Happy December! December to me is about reviewing the past year and expressing gratitude to family and friends. I would like to thank you for your love and support in 2016. Mundane Matters won’t matter without you.
Numerology says 2016 was the first year of my nine-year cycle, a bumpy year but also the exciting start for the next eight years. My past few years proves that numerology might be right – I feel the past is finally drifting away; an enlightening adventure is bubbling in waves ahead. (Note: ask me to calculate your year number for you).
In this letter I would like to share with you these new things I have gone through in 2016 and I hope you will find something inspiring or useful.
1. Mundane Matters to advocate for ethical eating and sustainable living.
Today almost everything I talk on Instagram is about encouraging others to live and eat sustainably. In the despair of Trump’s elected presidency, I added infographic contents (example) to remind us to fight harder, simply from every bite of our food, every plastic product we use.
2. Zero-waste workshops & art installation
This month’s Purpose 2016 conference sparked so much positive energy and inspirations. It showed that any individual and business, if we care, is capable of making positive impact while being self-sufficient financially. Liane and I were very proud to host our workshops at Purpose and be part of this collective experience.
Moving forward to 2017, our workshop will continue to be delivered in different, dynamic formats (join our waitlist here)
. Planning ahead are a panel discussion with some of the most inspiring minds in town at Vivid Ideas 2017 (stay tuned!)
, potential event at Museum of Food and Drink NYC(you should check out these guys if you are in NYC)
, as well as an art installation focuses on food waste, which I have been planning and researching for the past few months (fingers crossed!)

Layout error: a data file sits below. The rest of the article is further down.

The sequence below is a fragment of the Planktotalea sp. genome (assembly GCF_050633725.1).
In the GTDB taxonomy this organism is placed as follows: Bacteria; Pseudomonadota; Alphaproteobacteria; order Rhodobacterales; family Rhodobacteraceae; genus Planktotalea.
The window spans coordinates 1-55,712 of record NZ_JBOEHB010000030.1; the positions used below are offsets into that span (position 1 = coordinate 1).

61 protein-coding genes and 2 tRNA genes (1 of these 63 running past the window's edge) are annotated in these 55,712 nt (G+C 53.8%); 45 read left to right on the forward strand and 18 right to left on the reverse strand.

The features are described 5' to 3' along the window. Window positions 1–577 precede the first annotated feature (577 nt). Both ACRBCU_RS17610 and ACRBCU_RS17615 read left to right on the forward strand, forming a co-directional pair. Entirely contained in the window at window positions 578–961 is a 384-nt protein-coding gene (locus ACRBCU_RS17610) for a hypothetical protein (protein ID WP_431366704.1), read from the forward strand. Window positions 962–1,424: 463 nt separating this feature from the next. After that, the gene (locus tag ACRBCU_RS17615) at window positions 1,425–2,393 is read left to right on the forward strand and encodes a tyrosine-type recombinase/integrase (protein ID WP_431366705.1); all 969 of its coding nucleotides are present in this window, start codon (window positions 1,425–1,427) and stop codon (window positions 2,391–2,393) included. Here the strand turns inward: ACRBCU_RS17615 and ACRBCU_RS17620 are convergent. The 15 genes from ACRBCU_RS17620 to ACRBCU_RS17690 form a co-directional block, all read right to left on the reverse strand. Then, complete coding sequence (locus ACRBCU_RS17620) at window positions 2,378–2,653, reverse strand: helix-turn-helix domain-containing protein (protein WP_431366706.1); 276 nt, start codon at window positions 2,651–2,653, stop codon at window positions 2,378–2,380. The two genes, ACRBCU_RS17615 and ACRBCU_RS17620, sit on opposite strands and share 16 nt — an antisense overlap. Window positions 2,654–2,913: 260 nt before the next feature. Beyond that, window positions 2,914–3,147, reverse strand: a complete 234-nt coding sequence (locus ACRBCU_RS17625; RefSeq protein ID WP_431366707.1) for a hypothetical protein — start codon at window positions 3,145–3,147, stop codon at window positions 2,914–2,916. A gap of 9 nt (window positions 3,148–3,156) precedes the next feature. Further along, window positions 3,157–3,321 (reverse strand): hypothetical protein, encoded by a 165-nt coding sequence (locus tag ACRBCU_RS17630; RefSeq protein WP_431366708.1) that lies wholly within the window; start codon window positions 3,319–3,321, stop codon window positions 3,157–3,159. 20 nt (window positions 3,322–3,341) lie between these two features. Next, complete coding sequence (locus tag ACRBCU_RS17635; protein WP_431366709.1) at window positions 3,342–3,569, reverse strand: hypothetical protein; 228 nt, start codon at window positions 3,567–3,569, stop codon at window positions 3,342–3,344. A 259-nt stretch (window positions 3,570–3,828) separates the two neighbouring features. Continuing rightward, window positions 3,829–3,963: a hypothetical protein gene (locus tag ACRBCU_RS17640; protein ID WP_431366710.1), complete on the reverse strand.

3. But Mundane Matters was nowhere close to advocating for sustainable living this time last year.
Technically speaking I was still in my year 9, the last year of the cycle – a year to rest and learn from the past. There were opportunities to move into other directions, but it was a year to learn to be in peace with myself and let go my ego. I remember I had to constantly ask myself, am I accepting this opportunity because of my ego, or challenge, or a more meaningful purpose?If you are in year 9, slow down, think, be in peace. When we resolve problems in ourselves, we will be ready to freely pursue our dreams and missions.
4. How did things change?
The turning points started when I was researching for my Sydney exhibition in February. I met the team at Youth Food Movement
, whose incredible work has been an inspiration for me. Collaborating with Liane Rossler
on our workshops made me to think about the purpose of Mundane Matters; Liane’s thinking, the way she works and her love for nature and creativity has also inspired me as an artist and designer. I am also thankful to Rosie Cross The Geek Girl
who shared with me the Science inspires Art
exhibition in NYC (which I participated). It inspired me to think how I can help solve our environmental problems using creativity.
Turning points in life often happen with people who pick our brain. If you are looking for a breakthrough in your life or career, be open-minded, share your thinking (not whinging) with others. Believe our aspiring thoughts will always attract positive friendships and creative energy.
5. Why do I believe in everything I do?
This is my everyday reality check. Some mornings I wake up and start worrying about not being able to pay my bills one day, since I no longer have a stable full-time job. I find it helpful to ask myself the simplest question, WHY?
I could come up with a list of environmental issues as the reasons, but the only reason that makes me believe in what I do so much, is the most enlightening, holistic experience that I have been through and I hope others will be able to go through the same.
One frightening fact: in the world there are 80 million plastic bottles wasted in landfill or the ocean everyday. It takes a plastic bottle at least 450 years to completely degrade, but only a few more decades for me to pay my bills. Money comes and goes, therefore it makes sense to keep doing what I believe in, rather than regretting later in life for not even trying to make an effort when I can.
Thanks for reading the last letter of 2016. I hope it picked your brain. Merry Christmas and best wishes for 2017. If you are planning your New Year’s resolutions, I hope you include some environmental goals in your to-do list. Email me at info[at]mundanematters.co to share and perhaps we can do it together.
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